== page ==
American Creosote Works of La. v. Harp

Annotate this Case

215 Miss. 5 (1952)

60 So. 2d 514

2 Adv. S. 3

AMERICAN CREOSOTE WORKS OF LA. v. HARP.

No. 38466.

Supreme Court of Mississippi.

October 6, 1952.

Snow & Covington, for appellant.

*7 Mitchell & McNutt, and Brown & Ellege, for appellee.

*8 HALL, J.

The principal question for decision in this case is whether a shipper by rail, who, pursuant to contract, loads a car, is liable in damages to an employee of the consignee engaged in unloading the car at destination for personal injuries sustained by such employee because of the alleged improper manner of loading.

Appellant is the owner and operator of a plant at Louisville, Mississippi, and is engaged in treating poles and piling with creosote. It sold to Paul Anthony Construction Company a carload of piling f.o.b. cars at Louisville *9 for use in highway bridge construction. Appellant loaded the car and delivered it to the railroad company for transportation to Fulton, Mississippi. When the car arrived at Fulton it was placed on a side track where it was taken in charge by the Paul Anthony Construction Company whose foreman directed appellee, its employee, to go on top of the load with an axe and cut the metal bands which were fastened to the standards on each side of the load and extended across the top of the load. The shipment was on an ordinary railroad flatcar. It contained fifty-six pieces of piling which ranged in length from twenty-two feet to twenty-seven feet. On each side of the car there were three standards which were fitted into the cuffs on the side of the car platform and extended vertically to the top of the load. One pair of standards was near each end of the car and one pair near the center. The tops of each pair were held together by a three-fourths inch high tension metal band extending across the car from one side to the other. It was necessary to remove these bands before the piling could be removed from the car. When appellee cut the third and last band all six of the standards broke off at the cuffs, the load of piling spread and fell from the car on both sides, and appellee was precipitated to the ground, sustaining a serious and permanent injury.

The case was submitted to the jury upon the issue whether the car was properly loaded and in a manner which was reasonably safe for unloading. The evidence as to the manner of loading was in sharp conflict and the jury could have resolved the issue in favor of either party. Appellant requested a directed verdict which was refused by the trial court, and it is argued here that appellant was entitled to a peremptory instruction for the reason that there was no privity of contract between appellant and appellee, that appellant knew nothing of appellee, had no contract with him, and consequently owed him no duty. We have carefully examined the *10 several authorities cited by appellant and do not think that any of them are in point. They do not involve the question presented, are wholly different on the facts, and do not announce any principle of law which would relieve appellant of liability.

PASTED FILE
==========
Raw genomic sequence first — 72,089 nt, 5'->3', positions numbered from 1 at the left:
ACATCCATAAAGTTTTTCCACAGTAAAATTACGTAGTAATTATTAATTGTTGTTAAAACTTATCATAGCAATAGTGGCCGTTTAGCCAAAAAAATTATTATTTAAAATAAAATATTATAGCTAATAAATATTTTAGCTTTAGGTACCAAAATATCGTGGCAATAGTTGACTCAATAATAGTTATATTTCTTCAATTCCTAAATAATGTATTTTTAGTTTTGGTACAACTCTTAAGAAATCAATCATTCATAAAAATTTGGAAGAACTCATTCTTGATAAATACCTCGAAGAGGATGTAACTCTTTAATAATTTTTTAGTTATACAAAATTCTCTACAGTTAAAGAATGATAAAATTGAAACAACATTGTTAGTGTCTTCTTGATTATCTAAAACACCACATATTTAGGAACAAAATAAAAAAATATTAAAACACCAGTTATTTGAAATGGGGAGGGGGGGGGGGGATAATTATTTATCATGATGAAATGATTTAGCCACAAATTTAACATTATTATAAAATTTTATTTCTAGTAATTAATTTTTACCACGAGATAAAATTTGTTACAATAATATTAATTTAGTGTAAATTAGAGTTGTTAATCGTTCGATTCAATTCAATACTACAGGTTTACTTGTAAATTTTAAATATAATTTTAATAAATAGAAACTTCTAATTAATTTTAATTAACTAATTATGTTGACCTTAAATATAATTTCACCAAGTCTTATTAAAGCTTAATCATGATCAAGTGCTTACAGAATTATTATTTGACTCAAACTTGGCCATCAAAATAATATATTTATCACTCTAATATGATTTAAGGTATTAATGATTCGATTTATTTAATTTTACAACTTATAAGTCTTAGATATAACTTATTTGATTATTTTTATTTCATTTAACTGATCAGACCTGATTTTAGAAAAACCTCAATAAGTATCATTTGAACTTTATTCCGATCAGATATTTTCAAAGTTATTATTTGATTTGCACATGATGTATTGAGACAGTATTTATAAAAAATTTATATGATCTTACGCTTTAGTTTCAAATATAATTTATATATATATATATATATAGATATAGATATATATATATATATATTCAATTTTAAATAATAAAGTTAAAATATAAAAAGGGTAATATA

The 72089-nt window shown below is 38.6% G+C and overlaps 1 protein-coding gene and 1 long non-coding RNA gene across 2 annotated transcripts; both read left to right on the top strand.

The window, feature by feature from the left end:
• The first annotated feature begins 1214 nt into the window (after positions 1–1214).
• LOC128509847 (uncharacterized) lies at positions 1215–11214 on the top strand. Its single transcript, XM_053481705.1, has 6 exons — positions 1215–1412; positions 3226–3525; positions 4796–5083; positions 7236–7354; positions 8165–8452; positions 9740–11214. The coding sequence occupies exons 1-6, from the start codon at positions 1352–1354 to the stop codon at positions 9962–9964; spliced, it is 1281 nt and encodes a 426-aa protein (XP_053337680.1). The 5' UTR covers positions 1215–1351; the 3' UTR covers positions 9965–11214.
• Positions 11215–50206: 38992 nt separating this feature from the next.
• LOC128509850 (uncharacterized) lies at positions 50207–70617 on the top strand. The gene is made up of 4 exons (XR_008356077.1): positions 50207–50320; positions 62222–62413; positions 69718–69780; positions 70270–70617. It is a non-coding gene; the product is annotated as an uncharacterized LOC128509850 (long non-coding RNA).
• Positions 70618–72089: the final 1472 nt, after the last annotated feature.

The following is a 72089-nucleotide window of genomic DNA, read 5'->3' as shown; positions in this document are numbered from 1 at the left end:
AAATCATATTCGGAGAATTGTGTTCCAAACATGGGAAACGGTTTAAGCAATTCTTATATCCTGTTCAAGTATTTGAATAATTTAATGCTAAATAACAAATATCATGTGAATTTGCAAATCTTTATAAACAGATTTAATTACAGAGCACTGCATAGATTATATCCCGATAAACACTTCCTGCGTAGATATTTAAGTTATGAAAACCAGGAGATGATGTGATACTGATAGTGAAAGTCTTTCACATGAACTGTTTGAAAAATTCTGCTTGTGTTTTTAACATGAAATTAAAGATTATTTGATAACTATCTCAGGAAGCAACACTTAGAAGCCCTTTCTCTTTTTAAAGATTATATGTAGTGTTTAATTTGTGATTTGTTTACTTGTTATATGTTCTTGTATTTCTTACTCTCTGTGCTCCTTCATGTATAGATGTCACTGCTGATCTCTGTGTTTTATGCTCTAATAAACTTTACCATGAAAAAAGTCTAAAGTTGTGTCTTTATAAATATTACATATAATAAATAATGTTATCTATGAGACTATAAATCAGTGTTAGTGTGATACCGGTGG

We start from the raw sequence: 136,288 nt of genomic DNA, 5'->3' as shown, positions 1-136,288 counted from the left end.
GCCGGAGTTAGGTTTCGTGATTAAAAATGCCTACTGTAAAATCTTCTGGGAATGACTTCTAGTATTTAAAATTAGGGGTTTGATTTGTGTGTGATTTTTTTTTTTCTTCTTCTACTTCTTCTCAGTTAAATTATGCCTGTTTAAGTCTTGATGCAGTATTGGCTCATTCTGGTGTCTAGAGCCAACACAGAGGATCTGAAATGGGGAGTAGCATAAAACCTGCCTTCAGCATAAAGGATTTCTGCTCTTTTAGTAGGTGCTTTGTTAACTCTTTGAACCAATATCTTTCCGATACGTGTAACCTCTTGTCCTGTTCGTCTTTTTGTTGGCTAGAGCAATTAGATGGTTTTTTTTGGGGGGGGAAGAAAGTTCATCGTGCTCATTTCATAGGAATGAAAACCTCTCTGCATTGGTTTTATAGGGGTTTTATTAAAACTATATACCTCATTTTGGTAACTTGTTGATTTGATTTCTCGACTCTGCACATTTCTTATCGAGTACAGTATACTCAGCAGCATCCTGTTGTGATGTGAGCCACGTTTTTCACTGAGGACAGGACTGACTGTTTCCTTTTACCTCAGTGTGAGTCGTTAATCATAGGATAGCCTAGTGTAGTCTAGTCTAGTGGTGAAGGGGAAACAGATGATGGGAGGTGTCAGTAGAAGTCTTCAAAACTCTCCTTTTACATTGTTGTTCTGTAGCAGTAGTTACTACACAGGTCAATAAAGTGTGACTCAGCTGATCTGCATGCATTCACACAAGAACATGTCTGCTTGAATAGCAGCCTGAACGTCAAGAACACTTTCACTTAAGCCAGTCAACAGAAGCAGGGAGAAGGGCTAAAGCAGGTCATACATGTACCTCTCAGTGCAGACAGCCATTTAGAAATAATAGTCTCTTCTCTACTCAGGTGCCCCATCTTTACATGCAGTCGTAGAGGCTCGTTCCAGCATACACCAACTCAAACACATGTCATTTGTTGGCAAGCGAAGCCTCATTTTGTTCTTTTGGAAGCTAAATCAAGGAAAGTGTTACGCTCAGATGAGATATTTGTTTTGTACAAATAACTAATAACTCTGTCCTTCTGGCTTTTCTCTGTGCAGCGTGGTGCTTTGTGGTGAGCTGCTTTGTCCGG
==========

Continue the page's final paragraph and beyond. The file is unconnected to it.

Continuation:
The English case of Elliott v. Hall, (1885), 15 Queen's Bench Division 315, is directly contrary to appellant's contention. There it was said: "It was clearly part of the contract for the sale of the coal to plaintiff's employers that it should be conveyed in a truck to the buyers, and it must necessarily have been contemplated that, when it arrived at destination, the truck would be unloaded by buyer's servants. I think it plain that under these circumstances a duty arose on the part of the defendant towards the plaintiff... . It is contended that there is no duty because there was no contract with the plaintiff, but the plaintiff was acting as the servant of the company with whom the contract was made, and the defendant must have known that the buyers would not unload the coal themselves and that their servants would do so. Under these circumstances it seems clear to me that there was a duty not to be guilty of negligence with regard to the state and condition of the truck."

The above case was cited with approval in Edwards v. Southern Railway Co., et al., 233 Ala. 65, 169 So. 715, 106 A.L.R. 1133, wherein the Supreme Court of Alabama said: "The shipper was under duty to load the car in a safe condition for receipt by the consignee or its servants; and if such was not the fact or condition, it was the shipper's duty to notify the consignee or its servants of such danger." In that case a recovery was denied to the plaintiff, but the denial was on the sole ground of plaintiff's contributory negligence which barred a recovery in Alabama but would not bar a recovery in Mississippi in view of our comparative negligence statute, Section 1454, Code of 1942.